Are we allowing alcohol marketing to children and teens via the music they love? As many as one in five songs in the UK top ten today include references to alcohol -- a figure rising partly due to US-imported songs. What impact is this having on the youth of today? Experts warn that fresh evidence demonstrates that public health messages on alcohol may no longer be audible over the louder message from some sections of the music industry.
Researchers from Liverpool John Moores University, UK led by Katherine Hardcastle discuss their findings in: "Trends in alcohol portrayal in popular music: A longitudinal analysis of the UK charts" in the current issue of the journal Psychology of Music, published by SAGE.
Older children and teens listen to over two hours of music every day. Researchers in the United States have documented a rise in alcohol references, including mention of specific brands, in popular music. But until now, little data was available on comparable UK trends. Hardcastle's team selected four focal years for analysis, comparing music charts across four decades. They found a significant jump in the number of times alcohol was mentioned.
Songs charting in 1981 contained relatively few references to alcohol, with the number declining further in 1991. Rave culture was popular in this period; a music scene linked more to Ecstasy than alcohol. But the alcohol was back in music by 2001, featuring in eight percent of popular hits. This figure continues to climb, more than doubling by 2011, with almost one in five (18.5%) top 10 songs featuring alcohol-related lyrics. This pattern is consistent with US trends, although UK charts still have fewer alcohol mentions than their US counterparts.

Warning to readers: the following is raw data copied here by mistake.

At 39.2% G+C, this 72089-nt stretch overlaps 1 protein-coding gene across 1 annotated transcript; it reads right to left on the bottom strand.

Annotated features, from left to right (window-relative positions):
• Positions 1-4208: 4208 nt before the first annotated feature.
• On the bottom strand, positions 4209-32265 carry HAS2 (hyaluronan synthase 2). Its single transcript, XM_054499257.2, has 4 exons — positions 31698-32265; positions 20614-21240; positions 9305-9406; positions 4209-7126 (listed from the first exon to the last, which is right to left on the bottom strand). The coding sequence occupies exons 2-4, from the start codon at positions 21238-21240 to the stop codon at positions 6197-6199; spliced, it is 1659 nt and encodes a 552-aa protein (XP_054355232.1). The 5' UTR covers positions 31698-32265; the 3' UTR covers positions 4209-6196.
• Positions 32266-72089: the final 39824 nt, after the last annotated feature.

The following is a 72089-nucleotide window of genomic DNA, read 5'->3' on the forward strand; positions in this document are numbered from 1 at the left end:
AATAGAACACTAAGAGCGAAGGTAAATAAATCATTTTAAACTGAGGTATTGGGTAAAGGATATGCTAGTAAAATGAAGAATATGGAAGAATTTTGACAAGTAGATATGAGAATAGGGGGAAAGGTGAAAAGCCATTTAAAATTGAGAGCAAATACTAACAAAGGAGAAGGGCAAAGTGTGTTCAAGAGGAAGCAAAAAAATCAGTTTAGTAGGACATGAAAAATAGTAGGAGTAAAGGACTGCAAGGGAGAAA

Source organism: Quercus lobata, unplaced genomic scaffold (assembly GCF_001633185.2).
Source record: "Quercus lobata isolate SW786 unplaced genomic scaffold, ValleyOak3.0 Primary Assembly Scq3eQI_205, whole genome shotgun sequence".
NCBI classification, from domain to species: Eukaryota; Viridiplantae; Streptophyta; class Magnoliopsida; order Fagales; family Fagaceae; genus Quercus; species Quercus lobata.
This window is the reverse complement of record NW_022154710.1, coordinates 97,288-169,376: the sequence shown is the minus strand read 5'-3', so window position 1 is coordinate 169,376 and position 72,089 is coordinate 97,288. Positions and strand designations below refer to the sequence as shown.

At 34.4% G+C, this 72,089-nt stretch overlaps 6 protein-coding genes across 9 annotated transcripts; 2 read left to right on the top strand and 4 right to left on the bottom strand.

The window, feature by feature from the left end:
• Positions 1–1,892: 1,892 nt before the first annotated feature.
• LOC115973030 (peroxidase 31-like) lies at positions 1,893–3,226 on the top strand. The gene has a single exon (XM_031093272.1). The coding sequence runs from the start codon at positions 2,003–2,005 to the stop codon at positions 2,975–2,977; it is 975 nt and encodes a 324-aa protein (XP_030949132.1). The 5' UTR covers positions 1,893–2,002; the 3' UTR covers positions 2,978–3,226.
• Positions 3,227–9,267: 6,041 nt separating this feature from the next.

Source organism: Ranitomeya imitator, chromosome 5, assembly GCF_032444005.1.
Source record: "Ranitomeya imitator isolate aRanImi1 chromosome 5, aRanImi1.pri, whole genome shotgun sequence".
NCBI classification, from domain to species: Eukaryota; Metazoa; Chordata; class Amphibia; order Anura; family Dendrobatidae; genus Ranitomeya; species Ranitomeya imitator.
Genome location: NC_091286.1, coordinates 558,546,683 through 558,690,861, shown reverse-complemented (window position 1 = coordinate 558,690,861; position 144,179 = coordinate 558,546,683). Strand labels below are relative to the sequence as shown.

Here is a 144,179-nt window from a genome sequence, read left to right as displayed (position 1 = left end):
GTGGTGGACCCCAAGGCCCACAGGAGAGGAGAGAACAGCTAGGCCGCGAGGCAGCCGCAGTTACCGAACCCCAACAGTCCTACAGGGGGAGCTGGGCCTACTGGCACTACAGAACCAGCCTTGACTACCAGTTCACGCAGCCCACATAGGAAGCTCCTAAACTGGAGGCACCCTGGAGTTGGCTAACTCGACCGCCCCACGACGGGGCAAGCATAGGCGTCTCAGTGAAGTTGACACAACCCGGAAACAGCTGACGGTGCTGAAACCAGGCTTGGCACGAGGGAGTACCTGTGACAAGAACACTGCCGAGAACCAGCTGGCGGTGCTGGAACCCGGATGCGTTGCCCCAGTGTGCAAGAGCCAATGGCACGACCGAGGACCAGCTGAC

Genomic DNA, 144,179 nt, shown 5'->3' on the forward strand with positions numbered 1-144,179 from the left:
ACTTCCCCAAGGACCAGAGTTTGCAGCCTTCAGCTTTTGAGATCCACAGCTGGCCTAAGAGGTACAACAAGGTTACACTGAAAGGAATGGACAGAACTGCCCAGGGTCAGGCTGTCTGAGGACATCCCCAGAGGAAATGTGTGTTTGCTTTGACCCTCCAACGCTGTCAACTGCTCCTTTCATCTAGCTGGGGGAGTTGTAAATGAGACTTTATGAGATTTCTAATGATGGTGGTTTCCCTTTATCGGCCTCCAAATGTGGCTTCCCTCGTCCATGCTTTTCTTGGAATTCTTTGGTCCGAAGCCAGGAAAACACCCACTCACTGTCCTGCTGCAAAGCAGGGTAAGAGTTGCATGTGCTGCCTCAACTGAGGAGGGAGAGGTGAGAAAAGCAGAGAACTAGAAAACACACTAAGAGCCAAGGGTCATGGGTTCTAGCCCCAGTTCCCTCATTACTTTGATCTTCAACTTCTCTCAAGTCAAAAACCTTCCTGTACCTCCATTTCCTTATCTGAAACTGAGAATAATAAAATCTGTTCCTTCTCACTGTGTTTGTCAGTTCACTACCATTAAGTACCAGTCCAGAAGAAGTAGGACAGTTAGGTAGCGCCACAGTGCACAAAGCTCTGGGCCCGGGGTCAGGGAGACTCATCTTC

Alcohol-related song lyrics are associated with urban song genres and US artists, with lyrics generally putting a positive spin on alcohol consumption. Drinking is linked to confidence, gregariousness or physical attractiveness, as well as outcomes such as wealth, success, or sex. Chart-topping singers voice the negative effects of alcohol on health and wellbeing far less frequently.
Lyrics have an impact beyond the US and UK, Hardcastle suggests, pointing out that US and British songs often have global appeal. For example, US artist Katy Perry's 2011 single "Last Friday Night" detailing excessive drinking and risky, antisocial behavior, achieved a top 10 position not only in the US and the UK, but also in Australia, Austria, Canada, Croatia, Czech Republic, Hungary, Ireland, Italy, Lebanon, Netherlands, New Zealand, Poland, Slovakia, Spain and Venezuela.
What do these alcohol references mean for young people? It is highly likely that we underestimate the true extent of exposure to pro-alcohol messages young people hear, says Hardcastle:
"Public health concerns are already focused on the impacts of alcohol advertising on the drinking behaviours of young people, yet the growing reference to alcohol in popular music could mean that alcohol promoting messages are reaching much larger audiences; regardless of restrictions (e.g. age) on direct advertising."
The study concludes that:
"The exposure of young people to alcohol in the media is a major concern given its potential impact on drinking behaviours [...] A greater under¬standing of the impacts of alcohol-related popular music content on young listeners is urgently needed. Health and other professionals should be vigilant for increases in alcohol-related lyrics and work to ensure that popular music does not become a medium for reinforcing and extending cultures of intoxication and alcohol-related harm."
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